An extremely common desert plant in this part of the country, especially to the southwest of here, lechuguilla (Agave lechuguilla) is awfully easy to grow. While deciding that we had little choice but to xeriscape part of our yard, we obtained a couple small plants along with other agaves, yuccas and cactus. Although the lechuguilla has proven to be quite interesting, I would never recommend it for the average garden.
There is no problem growing these agaves in our climate, but one year of excessive rain did damage the foliage of several of the plants, making the leaves turn brown. However, by a year later, the new growth had overtaken the disfigured areas. These plants grow extremely quickly, and are very aggressive about offshooting. You can't have just one lechuguilla. There will invariably be a whole cluster and then they will start to grow in the lawn or anywhere else they can invade. While their dark green, shiny foliage is attractive, the points on the end of each leaf are very sharp and the edges of the leaves are lined with backwards pointing spines that are just as dangerous.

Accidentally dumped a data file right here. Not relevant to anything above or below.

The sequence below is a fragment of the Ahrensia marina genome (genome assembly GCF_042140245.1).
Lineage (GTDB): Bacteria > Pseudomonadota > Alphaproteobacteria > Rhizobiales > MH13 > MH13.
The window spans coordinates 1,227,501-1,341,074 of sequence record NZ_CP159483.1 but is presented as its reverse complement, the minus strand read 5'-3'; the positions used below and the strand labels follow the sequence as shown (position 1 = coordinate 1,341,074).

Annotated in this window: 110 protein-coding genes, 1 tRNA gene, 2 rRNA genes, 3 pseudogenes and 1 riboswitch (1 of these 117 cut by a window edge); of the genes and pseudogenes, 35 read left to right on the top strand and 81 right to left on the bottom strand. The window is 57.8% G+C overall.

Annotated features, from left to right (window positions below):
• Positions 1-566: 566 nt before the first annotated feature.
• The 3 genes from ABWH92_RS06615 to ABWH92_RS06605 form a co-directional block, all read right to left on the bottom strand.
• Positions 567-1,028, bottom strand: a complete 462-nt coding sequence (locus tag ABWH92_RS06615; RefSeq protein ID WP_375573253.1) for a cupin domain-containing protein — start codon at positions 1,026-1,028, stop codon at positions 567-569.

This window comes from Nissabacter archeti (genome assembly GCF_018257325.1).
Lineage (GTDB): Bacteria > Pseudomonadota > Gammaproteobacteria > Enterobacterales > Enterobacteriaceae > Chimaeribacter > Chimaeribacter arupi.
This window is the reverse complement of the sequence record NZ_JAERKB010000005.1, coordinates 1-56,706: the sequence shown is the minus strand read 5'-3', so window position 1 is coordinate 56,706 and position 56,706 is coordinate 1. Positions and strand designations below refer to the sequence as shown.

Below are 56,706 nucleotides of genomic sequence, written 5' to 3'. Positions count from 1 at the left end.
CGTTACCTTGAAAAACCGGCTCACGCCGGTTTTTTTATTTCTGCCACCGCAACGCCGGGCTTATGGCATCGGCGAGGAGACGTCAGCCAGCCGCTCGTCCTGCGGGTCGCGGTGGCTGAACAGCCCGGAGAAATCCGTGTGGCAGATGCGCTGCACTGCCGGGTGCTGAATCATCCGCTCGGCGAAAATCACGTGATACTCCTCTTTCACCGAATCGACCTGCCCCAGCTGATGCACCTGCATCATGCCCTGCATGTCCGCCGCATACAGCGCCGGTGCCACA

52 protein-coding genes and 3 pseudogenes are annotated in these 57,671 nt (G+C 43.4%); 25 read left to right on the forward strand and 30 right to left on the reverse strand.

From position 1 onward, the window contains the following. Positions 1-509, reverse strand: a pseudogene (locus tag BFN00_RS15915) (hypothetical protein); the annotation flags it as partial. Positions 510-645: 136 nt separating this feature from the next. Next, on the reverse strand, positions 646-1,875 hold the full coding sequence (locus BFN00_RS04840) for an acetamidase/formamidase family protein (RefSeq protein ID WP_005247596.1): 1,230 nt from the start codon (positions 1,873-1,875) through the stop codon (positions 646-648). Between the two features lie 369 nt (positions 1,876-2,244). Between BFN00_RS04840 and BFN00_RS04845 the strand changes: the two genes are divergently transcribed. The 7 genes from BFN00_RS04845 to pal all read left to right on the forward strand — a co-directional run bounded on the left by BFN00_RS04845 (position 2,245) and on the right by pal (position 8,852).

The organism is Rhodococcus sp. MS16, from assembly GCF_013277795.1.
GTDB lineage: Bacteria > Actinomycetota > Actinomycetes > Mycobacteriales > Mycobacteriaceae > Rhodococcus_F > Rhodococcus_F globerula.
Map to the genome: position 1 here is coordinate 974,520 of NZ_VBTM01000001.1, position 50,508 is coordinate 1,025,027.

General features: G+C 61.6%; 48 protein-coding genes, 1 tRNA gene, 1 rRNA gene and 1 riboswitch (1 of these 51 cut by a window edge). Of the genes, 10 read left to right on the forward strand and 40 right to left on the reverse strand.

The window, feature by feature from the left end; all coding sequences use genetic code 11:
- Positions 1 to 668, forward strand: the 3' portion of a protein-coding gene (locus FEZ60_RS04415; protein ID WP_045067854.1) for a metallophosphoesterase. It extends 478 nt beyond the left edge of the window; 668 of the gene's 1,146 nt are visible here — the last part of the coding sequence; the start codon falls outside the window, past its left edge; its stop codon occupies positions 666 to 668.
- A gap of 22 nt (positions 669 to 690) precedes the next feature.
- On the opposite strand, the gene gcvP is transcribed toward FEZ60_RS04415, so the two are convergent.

There is one variety of lechuguilla that is much smaller than the normal ones. We have one of these plants and, although the same age as the others, it is only about a foot across, with wider proportioned leaves, and has only produced a couple of offshoots. Most lechuguillas are 3-4 feet in diameter and the leaves are very slender. I've got to admit that I very much appreciate the cute little dwarf, especially since I've never been stabbed by it.
Considering how long agaves usually take to bloom, we were very surprised when one of our lechuguillas produced a flower stalk this past spring. The plant is about 13 or 14 years old. The stalk was large for the size of the plant and grew at an astonishing rate. We joked that it was putting on 6 inches a day, but that was not much of an exaggeration. Eventually the stalk was over 10 feet tall and about 1½ inch in diameter. It didn't fall over because it was being supported by the branches of a retama tree that grows near it so, in order to photograph the buds and flowers, I had to stand on my tiptoes on a chair. Even then, I could only reach the bottom part of the flowers, which covered at least two feet of the stalk.